Significant Treatment Differences Found in Patients with Chronic Diseases

Article

Varying treatments were seen among patients with diabetes, depression, and hypertension.

A recent study found that patients with common chronic diseases receive varying treatments.

The study, published in Proceedings of the National Academy of Sciences, included data from 250 million patient records in 4 countries. The researchers used the Observational Health Data Sciences and Informatics (OHDSI) program, which includes standardized data from more than 600 million patients.

"Modern randomized trials are currently carried out without a clear view of how current treatments are used," said study leader David Madigan, PhD. "In the future, before a randomized trial is started, an observational study like ours could be mandatory to determine the appropriate sample size and composition of control groups, among other factors."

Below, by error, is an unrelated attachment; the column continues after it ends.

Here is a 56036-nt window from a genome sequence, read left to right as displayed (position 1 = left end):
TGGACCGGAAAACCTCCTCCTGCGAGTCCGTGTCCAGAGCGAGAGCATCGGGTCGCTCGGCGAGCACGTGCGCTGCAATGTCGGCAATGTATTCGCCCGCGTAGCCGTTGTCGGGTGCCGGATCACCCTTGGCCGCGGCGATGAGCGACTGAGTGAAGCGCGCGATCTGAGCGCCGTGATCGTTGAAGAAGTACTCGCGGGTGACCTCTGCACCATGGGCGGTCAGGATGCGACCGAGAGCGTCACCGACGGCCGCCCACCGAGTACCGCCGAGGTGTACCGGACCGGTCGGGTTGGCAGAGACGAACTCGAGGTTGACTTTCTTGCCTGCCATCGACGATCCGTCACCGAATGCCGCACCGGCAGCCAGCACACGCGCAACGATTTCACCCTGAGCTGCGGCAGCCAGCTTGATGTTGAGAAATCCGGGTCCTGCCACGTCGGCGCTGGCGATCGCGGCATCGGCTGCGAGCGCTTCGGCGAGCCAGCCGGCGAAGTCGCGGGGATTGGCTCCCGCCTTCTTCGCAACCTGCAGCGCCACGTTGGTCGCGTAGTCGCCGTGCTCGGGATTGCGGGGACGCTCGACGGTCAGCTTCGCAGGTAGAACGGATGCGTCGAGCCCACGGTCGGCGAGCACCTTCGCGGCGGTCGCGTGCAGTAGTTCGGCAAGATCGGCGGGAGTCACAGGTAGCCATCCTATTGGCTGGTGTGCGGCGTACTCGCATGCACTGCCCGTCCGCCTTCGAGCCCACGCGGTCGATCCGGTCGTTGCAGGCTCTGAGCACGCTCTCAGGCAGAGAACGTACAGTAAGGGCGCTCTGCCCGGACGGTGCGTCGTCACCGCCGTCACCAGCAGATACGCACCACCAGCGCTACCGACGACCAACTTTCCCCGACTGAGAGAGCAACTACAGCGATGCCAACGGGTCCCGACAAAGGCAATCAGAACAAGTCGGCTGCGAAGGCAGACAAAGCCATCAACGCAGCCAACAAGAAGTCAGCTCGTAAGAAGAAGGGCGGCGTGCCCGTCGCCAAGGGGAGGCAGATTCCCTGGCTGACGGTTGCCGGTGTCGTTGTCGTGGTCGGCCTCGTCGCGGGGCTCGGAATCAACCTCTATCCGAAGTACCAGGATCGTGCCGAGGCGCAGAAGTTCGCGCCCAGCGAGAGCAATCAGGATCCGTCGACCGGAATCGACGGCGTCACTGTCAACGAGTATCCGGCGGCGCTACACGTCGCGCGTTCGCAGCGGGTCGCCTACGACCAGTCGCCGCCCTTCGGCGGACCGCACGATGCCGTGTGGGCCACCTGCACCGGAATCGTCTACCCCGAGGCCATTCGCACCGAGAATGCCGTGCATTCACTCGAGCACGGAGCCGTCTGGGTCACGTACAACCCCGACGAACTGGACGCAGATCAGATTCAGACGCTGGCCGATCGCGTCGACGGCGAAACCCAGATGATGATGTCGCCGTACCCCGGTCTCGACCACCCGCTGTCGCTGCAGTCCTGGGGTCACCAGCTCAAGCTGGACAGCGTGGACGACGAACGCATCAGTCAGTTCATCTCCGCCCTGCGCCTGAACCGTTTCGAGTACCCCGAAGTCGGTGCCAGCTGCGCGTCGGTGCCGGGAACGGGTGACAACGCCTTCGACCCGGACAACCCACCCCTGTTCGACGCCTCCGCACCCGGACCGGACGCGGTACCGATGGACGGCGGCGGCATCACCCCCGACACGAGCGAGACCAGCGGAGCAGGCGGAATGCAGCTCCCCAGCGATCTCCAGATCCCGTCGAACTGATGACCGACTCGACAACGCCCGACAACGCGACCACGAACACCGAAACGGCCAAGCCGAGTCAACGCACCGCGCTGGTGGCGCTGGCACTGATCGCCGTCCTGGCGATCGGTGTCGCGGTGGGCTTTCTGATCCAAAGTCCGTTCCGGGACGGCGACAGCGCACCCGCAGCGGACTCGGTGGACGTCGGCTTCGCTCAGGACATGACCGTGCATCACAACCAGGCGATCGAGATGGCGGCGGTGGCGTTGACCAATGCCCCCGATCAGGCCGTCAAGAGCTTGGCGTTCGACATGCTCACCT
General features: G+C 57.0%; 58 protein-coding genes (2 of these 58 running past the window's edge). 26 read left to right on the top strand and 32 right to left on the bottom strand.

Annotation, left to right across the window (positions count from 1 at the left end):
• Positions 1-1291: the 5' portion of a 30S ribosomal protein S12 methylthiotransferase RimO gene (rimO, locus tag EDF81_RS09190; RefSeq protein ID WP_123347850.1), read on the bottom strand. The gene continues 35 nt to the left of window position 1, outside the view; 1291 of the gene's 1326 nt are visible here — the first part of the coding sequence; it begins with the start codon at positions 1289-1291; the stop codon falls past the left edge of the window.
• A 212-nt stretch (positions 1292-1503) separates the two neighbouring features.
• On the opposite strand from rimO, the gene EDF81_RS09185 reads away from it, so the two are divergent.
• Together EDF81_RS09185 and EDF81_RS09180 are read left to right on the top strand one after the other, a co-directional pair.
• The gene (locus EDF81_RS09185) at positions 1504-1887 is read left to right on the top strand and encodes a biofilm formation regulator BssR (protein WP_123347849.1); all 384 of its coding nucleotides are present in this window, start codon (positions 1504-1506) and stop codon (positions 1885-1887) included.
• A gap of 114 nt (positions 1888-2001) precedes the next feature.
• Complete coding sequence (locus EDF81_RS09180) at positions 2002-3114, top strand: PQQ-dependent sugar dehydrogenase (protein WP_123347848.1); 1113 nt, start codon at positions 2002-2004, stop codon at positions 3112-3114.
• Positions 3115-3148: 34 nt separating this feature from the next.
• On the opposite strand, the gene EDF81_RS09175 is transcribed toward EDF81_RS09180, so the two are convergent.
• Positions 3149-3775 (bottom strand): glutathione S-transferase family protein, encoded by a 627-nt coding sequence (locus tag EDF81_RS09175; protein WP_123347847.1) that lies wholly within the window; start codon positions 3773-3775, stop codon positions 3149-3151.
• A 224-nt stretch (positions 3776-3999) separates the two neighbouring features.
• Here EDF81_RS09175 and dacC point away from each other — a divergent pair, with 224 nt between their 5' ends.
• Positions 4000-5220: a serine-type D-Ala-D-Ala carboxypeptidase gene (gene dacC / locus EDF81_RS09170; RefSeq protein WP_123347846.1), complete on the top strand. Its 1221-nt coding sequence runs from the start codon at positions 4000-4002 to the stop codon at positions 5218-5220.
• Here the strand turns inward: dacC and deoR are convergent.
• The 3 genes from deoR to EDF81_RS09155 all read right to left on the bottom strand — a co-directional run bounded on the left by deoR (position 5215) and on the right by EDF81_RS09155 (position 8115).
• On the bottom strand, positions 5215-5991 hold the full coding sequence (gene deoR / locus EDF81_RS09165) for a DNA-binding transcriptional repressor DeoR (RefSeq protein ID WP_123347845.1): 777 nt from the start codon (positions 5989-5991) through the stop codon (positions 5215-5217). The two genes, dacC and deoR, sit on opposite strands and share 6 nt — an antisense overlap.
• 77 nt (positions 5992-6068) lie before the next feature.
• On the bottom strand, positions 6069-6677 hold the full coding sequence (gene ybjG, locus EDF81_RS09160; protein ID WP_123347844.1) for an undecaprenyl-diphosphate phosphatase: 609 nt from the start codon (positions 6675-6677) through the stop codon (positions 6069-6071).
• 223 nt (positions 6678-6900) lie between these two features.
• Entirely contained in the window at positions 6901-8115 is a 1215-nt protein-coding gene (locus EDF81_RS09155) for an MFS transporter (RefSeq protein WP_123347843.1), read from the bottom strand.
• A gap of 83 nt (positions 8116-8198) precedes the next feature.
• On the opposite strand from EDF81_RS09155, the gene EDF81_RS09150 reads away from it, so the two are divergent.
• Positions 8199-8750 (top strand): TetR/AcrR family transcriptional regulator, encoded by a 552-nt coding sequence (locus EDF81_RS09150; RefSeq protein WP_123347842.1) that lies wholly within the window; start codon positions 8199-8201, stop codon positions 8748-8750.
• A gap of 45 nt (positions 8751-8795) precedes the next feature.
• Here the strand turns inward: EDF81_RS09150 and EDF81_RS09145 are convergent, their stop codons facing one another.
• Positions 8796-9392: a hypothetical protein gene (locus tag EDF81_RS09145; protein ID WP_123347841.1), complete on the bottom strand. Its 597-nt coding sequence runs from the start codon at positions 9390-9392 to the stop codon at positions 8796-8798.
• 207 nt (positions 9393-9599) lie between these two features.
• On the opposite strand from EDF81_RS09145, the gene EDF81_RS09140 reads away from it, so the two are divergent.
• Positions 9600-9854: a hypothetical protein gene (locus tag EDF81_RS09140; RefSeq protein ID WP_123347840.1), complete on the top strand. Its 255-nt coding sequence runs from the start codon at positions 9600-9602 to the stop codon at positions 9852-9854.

In the current study, researchers found that a majority of patients with diabetes received metformin as a first-line treatment, but second-line treatments varied. They discovered quite a bit of variation in first-line treatment for patients with depression.

According to the study, 10% of patients with diabetes, 11% of patients with depression, and 24% of patients with hypertension had a unique treatment pathway that no one else shared.

"We found that while the world is moving towards more consistent therapy over time for the 3 diseases, there remain significant differences in how they are treated," concluded first author George Hripcsak, MD, MS. "This suggests that randomized clinical trials -- the gold standard in evaluating new therapies -- may not capture enough of the information needed to make their results more broadly generalizable to different populations."

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